That’s when the debt spiral started. I asked the bank to loan me money, and they did. I had to get to this training in another country. I got there. I asked my dad to fund the trip, sold my beloved wedding dress (something I never wanted to do, as I have daughters), and sold all my beautiful eyeshadow palettes (who needed them anyway—they weren’t Arbonne, cruelty free, vegan, or free of nasty chemicals—but I loved them all the same). Then I lied to one of my best friends and I missed her engagement party. It (rightly) took her two years to talk to me again after that. I also spent approx $3,000 (that we didn’t have) on all this extra mindset training that I needed so that I wouldn’t fail.

We were always told ‘You’re only a failure if you quit’. When you hear it enough, you truly begin to believe it. We heard it when we chatted to our uplines.When we saw our team members start dropping off, we’d say ‘I always knew they’d quit’ ‘I knew they weren’t cut it for it’ ‘She was a bit weird anyway’ and so on. When friends and family started turning their backs on us, well, we didn’t need them anyway, we didn’t need their negativity in our lives. It just blows my mind that we would so flippantly be told not to worry about those people who had been in our lives forever.

Things started going downhill for me when I worked my ass off helping one of my team to elevate to the same level as me in her business. It was crazy busy for both her and me. It was exciting seeing her succeed, but it was exhausting—we had to hound everyone for sales! She was then no longer in my direct business, it meant I basically had to start again, from the bottom and rebuild an entire new team.

Now there is nothing wrong with hard work, but for that time and financial freedom that we are promised we can have if we just keep going—that comes at a price. You need to constantly (I am talking multiple times daily) offer the business, share the product, build your team, clientele. This takes a lot of time. I was away from my family a lot, I was checked out from my little girls because I had this big team that needed me and now I had to start all over. I would tell myself I could do it, that I wanted to do it—but the truth is l, I didn’t, and if you don’t constantly do it, your business goes backward … fast. But all the personal development we were encouraged to do was starting to pay off. The fog was starting to lift.

That’s one cool thing I found about network marketing: I was encouraged to grow myself, and I think this was really powerful and beneficial for me. Unfortunately for my uplines, it meant my mind grew clearer. I got tired of growing myself so that I could attract better people into my business, so that I was strong enough to deal with all the hate thrown at my MLM businesses. I started loving growing myself for me. There were people I looked up to in the business like they were celebrities—but they weren’t. They were just really good at selling things and that’s OK, but it was then that I decided that it wasn’t for me.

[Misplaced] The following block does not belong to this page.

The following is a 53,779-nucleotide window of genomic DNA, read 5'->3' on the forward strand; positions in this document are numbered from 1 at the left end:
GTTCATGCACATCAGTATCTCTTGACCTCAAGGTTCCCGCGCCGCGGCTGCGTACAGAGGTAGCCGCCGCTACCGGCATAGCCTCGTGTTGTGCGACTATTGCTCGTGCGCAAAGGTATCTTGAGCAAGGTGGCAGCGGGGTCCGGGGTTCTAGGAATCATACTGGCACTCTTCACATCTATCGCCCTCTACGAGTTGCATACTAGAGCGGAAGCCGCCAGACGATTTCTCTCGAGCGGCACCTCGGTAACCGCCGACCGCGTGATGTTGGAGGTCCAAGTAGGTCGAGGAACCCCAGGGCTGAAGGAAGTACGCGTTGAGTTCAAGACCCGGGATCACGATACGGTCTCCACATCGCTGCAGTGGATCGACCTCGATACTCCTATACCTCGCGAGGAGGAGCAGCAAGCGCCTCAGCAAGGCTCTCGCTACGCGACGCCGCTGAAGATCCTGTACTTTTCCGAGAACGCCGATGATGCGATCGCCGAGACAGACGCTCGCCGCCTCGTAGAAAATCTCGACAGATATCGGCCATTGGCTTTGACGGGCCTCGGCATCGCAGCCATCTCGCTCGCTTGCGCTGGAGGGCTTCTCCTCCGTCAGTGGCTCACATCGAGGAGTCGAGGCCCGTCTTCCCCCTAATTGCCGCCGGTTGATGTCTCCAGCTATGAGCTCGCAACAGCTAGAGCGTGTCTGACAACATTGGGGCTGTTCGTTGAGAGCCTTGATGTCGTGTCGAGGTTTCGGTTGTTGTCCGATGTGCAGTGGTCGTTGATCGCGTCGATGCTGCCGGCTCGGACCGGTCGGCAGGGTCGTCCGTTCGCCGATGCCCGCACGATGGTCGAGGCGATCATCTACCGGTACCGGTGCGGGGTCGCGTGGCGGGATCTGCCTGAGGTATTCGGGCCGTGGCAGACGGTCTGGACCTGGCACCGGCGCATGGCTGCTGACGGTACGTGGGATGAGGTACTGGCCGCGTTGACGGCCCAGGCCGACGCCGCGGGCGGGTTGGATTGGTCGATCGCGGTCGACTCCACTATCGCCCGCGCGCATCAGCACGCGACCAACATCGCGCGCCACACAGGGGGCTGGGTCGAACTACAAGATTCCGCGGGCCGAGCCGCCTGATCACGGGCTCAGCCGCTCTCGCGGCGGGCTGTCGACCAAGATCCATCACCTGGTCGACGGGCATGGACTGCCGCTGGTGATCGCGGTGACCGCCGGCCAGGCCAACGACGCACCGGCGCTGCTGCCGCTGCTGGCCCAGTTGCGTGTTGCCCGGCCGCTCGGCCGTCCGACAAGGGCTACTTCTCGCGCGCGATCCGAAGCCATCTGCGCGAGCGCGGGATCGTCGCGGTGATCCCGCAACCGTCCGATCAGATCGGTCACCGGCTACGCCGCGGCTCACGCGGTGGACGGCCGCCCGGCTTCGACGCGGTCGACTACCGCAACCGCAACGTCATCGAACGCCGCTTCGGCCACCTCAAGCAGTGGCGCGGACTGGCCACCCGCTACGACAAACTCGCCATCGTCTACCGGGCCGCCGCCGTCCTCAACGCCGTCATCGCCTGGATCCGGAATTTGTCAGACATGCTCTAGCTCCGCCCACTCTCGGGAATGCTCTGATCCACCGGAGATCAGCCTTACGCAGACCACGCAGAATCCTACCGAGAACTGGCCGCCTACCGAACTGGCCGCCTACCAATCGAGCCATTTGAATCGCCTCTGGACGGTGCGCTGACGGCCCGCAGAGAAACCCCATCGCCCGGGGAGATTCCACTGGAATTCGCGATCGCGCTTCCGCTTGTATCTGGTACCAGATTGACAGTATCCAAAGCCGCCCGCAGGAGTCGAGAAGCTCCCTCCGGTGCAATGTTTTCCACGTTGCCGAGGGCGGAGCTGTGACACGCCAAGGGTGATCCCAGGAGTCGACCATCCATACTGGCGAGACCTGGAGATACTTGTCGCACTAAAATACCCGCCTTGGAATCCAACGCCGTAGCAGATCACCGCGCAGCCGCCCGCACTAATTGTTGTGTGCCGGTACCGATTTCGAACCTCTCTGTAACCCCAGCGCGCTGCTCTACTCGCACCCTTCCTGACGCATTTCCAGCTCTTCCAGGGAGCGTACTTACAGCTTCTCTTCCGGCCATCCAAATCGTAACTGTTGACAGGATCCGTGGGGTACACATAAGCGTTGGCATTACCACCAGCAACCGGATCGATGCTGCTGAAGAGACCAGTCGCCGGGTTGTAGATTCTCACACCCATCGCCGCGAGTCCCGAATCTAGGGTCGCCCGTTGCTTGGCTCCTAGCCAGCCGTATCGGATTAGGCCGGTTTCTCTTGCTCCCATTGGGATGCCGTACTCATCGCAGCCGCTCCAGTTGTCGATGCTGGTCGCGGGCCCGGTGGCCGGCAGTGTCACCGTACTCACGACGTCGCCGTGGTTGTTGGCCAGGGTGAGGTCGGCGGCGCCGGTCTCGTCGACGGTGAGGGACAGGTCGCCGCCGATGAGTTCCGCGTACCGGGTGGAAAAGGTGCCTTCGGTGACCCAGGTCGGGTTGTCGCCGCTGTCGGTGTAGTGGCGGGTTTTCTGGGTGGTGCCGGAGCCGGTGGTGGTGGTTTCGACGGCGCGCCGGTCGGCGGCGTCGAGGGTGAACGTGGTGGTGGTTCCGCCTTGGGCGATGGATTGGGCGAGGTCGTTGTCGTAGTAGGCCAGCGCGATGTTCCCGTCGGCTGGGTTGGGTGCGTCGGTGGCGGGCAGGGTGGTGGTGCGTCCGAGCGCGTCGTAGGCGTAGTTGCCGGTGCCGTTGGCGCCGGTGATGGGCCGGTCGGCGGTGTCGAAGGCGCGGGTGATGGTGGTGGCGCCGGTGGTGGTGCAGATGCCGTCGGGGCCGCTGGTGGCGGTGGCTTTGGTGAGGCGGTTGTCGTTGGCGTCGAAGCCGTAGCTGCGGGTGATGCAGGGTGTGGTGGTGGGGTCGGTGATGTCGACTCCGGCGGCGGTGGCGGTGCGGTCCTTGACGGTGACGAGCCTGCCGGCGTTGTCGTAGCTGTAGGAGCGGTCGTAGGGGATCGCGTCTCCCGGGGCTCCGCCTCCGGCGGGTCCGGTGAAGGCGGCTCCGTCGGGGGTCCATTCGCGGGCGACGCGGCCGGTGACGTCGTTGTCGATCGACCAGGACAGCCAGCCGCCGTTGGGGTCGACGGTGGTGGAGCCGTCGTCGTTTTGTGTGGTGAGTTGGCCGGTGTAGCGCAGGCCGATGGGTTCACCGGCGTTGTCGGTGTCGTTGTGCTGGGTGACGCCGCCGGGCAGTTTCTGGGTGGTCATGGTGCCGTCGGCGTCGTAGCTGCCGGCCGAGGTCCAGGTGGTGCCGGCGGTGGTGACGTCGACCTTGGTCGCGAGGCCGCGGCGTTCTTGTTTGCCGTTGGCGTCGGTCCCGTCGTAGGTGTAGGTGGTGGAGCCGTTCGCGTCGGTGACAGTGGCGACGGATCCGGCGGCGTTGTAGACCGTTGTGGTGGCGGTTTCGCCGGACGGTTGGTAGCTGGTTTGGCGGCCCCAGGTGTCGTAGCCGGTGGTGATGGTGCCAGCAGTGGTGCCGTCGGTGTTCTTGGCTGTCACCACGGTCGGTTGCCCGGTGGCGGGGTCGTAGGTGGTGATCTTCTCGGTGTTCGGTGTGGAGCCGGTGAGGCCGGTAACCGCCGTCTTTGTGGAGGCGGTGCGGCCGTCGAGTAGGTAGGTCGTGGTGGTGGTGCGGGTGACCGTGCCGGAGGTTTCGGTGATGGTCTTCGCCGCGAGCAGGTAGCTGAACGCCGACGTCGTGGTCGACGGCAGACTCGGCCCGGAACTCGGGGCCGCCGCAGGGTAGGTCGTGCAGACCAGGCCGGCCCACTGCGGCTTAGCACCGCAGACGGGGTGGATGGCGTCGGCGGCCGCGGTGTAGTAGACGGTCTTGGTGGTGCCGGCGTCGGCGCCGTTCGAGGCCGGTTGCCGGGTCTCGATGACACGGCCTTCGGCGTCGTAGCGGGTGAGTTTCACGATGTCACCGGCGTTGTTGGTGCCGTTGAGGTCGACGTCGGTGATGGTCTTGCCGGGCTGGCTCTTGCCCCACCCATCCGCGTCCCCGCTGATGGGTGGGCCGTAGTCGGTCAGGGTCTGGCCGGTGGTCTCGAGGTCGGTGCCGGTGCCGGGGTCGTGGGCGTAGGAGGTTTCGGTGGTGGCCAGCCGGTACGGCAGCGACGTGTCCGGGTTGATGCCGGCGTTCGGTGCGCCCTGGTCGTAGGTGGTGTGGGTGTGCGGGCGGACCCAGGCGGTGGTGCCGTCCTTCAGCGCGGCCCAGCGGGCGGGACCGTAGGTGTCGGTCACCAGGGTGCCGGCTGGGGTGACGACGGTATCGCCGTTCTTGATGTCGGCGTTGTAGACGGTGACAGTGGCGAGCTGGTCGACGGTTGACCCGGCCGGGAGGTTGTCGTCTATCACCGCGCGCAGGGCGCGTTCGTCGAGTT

Of all the amazing women I met and connected with in my time in Arbonne, 90% of them no longer talk to me. I thought they were my friends, but they weren’t. I have however met two amazing women who have become a special part of my life and I’m grateful for that, but finally turning my back on the business was one hell of a mental rollercoaster. It took months to actually decide I was done. Our third baby was on the way, and we could have done with the income, but I had lost all my belief and passion. I watched women throwing thousands of dollars at starting their businesses. I no longer felt excited for them, I felt sorry for them but, boy did it screw with my mind. I left what felt like an emotionally abusive relationship. My self worth was so low, I felt like such a failure and I still have $5,000 debt that I have no idea how I’ll pay back—but I knew I was doing the right thing in getting out.

On the whole, I don’t regret giving MLMs a go. It taught me some really valuable skills, and it really showed me how much I genuinely love to help other people. I still use a few of the products because I enjoy them, but for the most part, they’re just too expensive. Do I believe network marketing can sometimes work, for a small minority—and you need to be unwaveringly ruthless to succeed. A lot of money can be made, if you get in early, like I did, but it comes with huge sacrifices. I don’t believe you can achieve time freedom, because the higher you move up the ladder, the greater your responsibility and the risk. You might have greater financial freedom, but you are always on. This is what I have seen and experienced.

As you’ve probably heard a thousand times, it’s not for everybody, but is it for anybody—however, I’d never encourage someone to join an MLM business to earn money, as they’ll most likely just end up another one of the ‘failures’, in a lot of debt, with damaged relationships. It seems so appealing to earn money from your couch, in your PJs while sipping wine but, like most things, if it seems too good to be true, it probably is.


The Anti-MLM Coalition: We at the Coalition really appreciate Trish sharing her story, however we don’t think MLM represents the best vehicle to help others. As Trish mentions, there is a need to be utterly ruthless in the way you sell the products and in order to recruit others. To be successful in MLM, you cannot also be truly benevolent to your downline or totally honest with your customers. If you really want to empower and help others, then being part of an MLM will start to sit heavily on your conscience as you watch your recruits begin to struggle, unable to sell overpriced products, paying for expensive training, and passing on the earnings and lifestyle fiction necessary to recruit yet more people.

MLMs also like to use the ‘get in early and get rich’ line to their advantage and say that their MLM is at the beginning and has momentum and now is the time to join and be a ‘founder’ and so on. But the reality is that people only make money if they have a large downline, irrespective of when they join.


Featured image by averie woodard on Unsplash